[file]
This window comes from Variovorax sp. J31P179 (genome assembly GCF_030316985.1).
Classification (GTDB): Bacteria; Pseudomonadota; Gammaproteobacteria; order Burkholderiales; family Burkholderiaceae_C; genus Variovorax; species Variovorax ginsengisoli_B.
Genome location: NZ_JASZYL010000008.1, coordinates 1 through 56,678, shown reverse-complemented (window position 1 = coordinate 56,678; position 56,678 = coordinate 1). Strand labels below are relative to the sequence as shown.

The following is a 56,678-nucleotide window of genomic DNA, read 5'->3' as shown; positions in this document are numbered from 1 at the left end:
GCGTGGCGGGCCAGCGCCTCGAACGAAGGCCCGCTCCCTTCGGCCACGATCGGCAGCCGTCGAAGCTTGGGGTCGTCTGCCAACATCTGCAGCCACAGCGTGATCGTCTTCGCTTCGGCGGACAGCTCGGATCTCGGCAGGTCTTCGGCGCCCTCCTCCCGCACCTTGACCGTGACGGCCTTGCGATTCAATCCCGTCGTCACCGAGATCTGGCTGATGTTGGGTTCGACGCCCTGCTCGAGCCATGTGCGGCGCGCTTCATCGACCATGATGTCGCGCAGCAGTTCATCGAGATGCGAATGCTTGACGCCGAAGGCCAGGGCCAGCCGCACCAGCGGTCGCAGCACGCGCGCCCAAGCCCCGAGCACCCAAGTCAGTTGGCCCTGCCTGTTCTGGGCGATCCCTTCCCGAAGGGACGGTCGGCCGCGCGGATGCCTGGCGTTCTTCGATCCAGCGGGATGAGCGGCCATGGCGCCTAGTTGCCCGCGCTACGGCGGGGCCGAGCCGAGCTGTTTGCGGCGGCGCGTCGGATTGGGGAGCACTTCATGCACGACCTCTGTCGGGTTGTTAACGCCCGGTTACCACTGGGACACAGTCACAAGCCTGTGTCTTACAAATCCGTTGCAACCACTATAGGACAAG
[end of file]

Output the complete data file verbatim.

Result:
This window comes from Variovorax sp. J31P179 (genome assembly GCF_030316985.1).
Classification (GTDB): Bacteria; Pseudomonadota; Gammaproteobacteria; order Burkholderiales; family Burkholderiaceae_C; genus Variovorax; species Variovorax ginsengisoli_B.
Genome location: NZ_JASZYL010000008.1, coordinates 1 through 56,678, shown reverse-complemented (window position 1 = coordinate 56,678; position 56,678 = coordinate 1). Strand labels below are relative to the sequence as shown.

The following is a 56,678-nucleotide window of genomic DNA, read 5'->3' as shown; positions in this document are numbered from 1 at the left end:
GCGTGGCGGGCCAGCGCCTCGAACGAAGGCCCGCTCCCTTCGGCCACGATCGGCAGCCGTCGAAGCTTGGGGTCGTCTGCCAACATCTGCAGCCACAGCGTGATCGTCTTCGCTTCGGCGGACAGCTCGGATCTCGGCAGGTCTTCGGCGCCCTCCTCCCGCACCTTGACCGTGACGGCCTTGCGATTCAATCCCGTCGTCACCGAGATCTGGCTGATGTTGGGTTCGACGCCCTGCTCGAGCCATGTGCGGCGCGCTTCATCGACCATGATGTCGCGCAGCAGTTCATCGAGATGCGAATGCTTGACGCCGAAGGCCAGGGCCAGCCGCACCAGCGGTCGCAGCACGCGCGCCCAAGCCCCGAGCACCCAAGTCAGTTGGCCCTGCCTGTTCTGGGCGATCCCTTCCCGAAGGGACGGTCGGCCGCGCGGATGCCTGGCGTTCTTCGATCCAGCGGGATGAGCGGCCATGGCGCCTAGTTGCCCGCGCTACGGCGGGGCCGAGCCGAGCTGTTTGCGGCGGCGCGTCGGATTGGGGAGCACTTCATGCACGACCTCTGTCGGGTTGTTAACGCCCGGTTACCACTGGGACACAGTCACAAGCCTGTGTCTTACAAATCCGTTGCAACCACTATAGGACAAG